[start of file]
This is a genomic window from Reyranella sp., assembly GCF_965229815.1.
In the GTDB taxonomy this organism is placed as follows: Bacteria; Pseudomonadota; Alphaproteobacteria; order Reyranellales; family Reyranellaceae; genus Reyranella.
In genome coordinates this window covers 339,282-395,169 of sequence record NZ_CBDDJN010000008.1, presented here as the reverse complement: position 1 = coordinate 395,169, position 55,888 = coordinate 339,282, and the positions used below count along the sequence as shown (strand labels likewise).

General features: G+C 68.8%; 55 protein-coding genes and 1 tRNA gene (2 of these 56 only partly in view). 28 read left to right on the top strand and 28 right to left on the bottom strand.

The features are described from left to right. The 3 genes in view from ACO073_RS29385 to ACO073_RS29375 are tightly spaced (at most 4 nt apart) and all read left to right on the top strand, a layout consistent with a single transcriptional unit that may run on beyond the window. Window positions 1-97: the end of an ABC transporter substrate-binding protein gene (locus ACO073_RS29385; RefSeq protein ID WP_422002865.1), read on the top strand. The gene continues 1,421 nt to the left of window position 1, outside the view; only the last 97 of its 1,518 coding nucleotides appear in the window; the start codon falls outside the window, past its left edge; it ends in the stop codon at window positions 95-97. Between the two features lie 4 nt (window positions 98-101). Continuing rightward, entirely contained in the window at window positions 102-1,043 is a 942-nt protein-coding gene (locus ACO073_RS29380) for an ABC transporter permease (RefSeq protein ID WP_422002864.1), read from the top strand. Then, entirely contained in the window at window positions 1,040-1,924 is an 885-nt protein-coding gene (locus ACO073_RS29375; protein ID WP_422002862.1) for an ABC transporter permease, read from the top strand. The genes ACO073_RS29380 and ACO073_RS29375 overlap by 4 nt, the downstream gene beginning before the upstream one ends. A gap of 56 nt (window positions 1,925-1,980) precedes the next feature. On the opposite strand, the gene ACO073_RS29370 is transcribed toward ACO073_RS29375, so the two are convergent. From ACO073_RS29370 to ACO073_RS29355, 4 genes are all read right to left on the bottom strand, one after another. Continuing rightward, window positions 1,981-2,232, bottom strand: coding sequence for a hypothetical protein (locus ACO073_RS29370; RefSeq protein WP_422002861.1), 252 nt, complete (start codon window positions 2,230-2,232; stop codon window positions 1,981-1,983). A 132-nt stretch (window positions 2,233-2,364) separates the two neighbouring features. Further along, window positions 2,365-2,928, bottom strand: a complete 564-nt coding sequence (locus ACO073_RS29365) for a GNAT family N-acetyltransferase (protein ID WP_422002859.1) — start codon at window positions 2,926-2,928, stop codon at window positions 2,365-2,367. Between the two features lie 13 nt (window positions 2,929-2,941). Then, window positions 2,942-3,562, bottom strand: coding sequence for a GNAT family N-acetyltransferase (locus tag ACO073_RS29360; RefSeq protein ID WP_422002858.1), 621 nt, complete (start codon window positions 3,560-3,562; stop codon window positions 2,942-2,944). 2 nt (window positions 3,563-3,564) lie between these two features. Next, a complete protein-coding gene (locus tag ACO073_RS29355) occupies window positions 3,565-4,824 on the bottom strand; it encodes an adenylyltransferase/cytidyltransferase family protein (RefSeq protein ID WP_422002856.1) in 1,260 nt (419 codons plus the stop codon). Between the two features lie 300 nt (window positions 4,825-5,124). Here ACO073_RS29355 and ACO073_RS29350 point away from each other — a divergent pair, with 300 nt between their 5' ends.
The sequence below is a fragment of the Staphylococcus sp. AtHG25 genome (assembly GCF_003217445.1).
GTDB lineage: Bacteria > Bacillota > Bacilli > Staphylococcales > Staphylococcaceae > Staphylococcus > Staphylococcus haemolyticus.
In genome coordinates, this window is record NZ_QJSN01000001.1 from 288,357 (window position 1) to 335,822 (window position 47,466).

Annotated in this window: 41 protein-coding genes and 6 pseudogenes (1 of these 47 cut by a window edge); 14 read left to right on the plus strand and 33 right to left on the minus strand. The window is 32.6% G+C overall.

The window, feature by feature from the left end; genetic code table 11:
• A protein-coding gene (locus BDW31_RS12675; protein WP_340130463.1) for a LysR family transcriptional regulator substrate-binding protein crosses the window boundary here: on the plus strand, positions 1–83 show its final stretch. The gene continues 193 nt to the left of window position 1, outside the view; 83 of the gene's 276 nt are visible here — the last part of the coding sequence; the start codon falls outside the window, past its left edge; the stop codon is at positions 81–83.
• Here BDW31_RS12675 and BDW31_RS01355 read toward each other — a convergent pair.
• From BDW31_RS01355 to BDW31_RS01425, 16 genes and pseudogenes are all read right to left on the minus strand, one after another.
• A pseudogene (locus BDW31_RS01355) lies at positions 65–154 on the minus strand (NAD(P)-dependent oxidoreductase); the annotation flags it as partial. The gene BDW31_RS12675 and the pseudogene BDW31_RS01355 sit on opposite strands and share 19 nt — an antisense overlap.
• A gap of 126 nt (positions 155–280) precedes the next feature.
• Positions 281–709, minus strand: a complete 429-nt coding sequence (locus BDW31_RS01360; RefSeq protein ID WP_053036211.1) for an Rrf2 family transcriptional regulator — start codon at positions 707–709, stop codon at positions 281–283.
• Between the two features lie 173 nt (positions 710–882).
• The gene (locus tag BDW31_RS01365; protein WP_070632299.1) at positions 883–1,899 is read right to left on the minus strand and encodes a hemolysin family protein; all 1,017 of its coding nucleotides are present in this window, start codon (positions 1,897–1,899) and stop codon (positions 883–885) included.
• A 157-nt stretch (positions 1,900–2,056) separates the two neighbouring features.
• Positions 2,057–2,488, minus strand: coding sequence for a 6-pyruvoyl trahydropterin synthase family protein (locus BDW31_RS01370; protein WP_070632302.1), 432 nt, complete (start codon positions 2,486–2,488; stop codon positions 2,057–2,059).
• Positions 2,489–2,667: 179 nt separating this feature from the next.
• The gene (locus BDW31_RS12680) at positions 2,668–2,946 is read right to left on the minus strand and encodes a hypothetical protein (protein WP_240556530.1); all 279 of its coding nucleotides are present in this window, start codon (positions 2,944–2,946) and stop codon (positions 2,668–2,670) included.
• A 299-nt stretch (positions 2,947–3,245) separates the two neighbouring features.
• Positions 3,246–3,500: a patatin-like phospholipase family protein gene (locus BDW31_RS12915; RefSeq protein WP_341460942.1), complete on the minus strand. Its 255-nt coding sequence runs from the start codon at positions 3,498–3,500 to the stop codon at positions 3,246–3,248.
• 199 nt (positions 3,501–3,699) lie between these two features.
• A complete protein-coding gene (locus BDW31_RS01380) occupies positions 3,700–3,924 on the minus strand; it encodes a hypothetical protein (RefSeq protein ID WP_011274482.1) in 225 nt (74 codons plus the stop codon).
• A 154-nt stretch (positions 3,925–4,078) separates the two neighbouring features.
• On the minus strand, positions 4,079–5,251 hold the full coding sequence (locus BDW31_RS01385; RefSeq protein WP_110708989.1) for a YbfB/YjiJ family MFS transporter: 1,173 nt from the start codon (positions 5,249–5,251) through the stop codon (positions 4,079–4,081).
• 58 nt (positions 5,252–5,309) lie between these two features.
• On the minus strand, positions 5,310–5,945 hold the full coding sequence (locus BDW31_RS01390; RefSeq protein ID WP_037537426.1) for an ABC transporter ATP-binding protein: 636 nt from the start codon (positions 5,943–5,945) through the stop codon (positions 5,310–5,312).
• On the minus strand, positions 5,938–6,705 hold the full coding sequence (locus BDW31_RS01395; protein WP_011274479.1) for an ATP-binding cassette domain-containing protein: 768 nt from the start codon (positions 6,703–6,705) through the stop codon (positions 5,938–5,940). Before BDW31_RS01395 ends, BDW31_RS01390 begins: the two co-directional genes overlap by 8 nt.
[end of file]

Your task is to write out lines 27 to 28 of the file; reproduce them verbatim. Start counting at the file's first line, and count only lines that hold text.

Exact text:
• A 154-nt stretch (positions 3,925–4,078) separates the two neighbouring features.
• On the minus strand, positions 4,079–5,251 hold the full coding sequence (locus BDW31_RS01385; RefSeq protein WP_110708989.1) for a YbfB/YjiJ family MFS transporter: 1,173 nt from the start codon (positions 5,249–5,251) through the stop codon (positions 4,079–4,081).